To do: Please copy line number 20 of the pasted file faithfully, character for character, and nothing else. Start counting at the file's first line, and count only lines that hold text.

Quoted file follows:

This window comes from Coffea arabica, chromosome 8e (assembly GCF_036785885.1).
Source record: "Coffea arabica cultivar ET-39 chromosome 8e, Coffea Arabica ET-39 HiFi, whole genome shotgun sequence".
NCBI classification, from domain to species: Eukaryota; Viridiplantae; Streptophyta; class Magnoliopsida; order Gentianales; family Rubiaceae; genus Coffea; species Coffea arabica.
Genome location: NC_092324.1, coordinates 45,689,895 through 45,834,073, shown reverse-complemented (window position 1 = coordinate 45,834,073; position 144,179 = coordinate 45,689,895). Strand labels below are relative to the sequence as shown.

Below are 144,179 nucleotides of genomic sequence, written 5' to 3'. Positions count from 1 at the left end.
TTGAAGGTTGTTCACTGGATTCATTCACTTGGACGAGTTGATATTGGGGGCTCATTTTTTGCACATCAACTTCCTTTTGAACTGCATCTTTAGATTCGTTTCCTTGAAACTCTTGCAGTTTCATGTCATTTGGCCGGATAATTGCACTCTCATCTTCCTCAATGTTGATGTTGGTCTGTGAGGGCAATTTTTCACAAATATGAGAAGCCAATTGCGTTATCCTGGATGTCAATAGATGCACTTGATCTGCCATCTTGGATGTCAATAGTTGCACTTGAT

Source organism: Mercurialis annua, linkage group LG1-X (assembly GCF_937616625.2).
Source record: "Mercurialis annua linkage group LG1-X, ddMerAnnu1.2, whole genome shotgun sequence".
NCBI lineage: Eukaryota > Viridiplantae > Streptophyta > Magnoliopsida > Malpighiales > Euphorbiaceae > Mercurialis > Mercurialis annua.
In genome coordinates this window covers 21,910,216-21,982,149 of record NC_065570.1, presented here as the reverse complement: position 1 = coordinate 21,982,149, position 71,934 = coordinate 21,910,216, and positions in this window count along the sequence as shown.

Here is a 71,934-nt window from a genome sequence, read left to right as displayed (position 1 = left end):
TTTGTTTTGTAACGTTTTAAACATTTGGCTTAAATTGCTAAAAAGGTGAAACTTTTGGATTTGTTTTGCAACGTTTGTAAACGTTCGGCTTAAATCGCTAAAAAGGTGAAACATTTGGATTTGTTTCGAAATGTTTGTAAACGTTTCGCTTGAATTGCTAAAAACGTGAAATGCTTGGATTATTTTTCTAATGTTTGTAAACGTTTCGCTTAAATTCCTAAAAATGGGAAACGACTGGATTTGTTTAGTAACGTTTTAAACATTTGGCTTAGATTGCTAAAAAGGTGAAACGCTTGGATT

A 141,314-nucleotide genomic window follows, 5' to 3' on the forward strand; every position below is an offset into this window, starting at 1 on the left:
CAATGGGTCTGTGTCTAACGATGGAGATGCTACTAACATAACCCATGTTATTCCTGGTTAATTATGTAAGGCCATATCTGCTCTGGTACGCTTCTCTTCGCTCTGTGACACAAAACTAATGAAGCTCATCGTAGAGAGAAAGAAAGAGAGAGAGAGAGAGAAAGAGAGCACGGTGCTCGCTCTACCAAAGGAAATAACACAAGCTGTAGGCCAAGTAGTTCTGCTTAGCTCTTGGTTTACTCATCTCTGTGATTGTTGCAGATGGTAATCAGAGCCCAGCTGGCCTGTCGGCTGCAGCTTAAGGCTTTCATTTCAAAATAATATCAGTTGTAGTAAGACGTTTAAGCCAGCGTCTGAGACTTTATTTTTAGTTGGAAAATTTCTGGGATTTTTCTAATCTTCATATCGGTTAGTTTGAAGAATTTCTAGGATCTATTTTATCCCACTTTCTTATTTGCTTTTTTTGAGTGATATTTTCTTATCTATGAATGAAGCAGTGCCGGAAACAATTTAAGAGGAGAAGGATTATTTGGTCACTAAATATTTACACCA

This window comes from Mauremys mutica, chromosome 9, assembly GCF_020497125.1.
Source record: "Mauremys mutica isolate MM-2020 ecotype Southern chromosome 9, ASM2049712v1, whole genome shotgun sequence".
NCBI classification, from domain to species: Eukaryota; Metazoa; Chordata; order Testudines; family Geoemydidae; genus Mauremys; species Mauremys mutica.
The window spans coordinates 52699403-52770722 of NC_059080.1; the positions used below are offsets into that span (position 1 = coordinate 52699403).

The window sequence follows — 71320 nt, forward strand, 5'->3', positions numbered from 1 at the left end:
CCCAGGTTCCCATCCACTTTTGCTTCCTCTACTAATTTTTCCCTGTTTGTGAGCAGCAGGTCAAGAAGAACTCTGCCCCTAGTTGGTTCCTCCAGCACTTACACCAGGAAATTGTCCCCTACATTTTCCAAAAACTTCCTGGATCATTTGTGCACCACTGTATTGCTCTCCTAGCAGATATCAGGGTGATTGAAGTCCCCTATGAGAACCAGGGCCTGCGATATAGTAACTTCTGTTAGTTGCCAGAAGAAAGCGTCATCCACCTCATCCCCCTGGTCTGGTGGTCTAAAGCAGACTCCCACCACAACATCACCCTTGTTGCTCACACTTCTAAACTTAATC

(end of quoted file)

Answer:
CCCAGGTTCCCATCCACTTTTGCTTCCTCTACTAATTTTTCCCTGTTTGTGAGCAGCAGGTCAAGAAGAACTCTGCCCCTAGTTGGTTCCTCCAGCACTTACACCAGGAAATTGTCCCCTACATTTTCCAAAAACTTCCTGGATCATTTGTGCACCACTGTATTGCTCTCCTAGCAGATATCAGGGTGATTGAAGTCCCCTATGAGAACCAGGGCCTGCGATATAGTAACTTCTGTTAGTTGCCAGAAGAAAGCGTCATCCACCTCATCCCCCTGGTCTGGTGGTCTAAAGCAGACTCCCACCACAACATCACCCTTGTTGCTCACACTTCTAAACTTAATC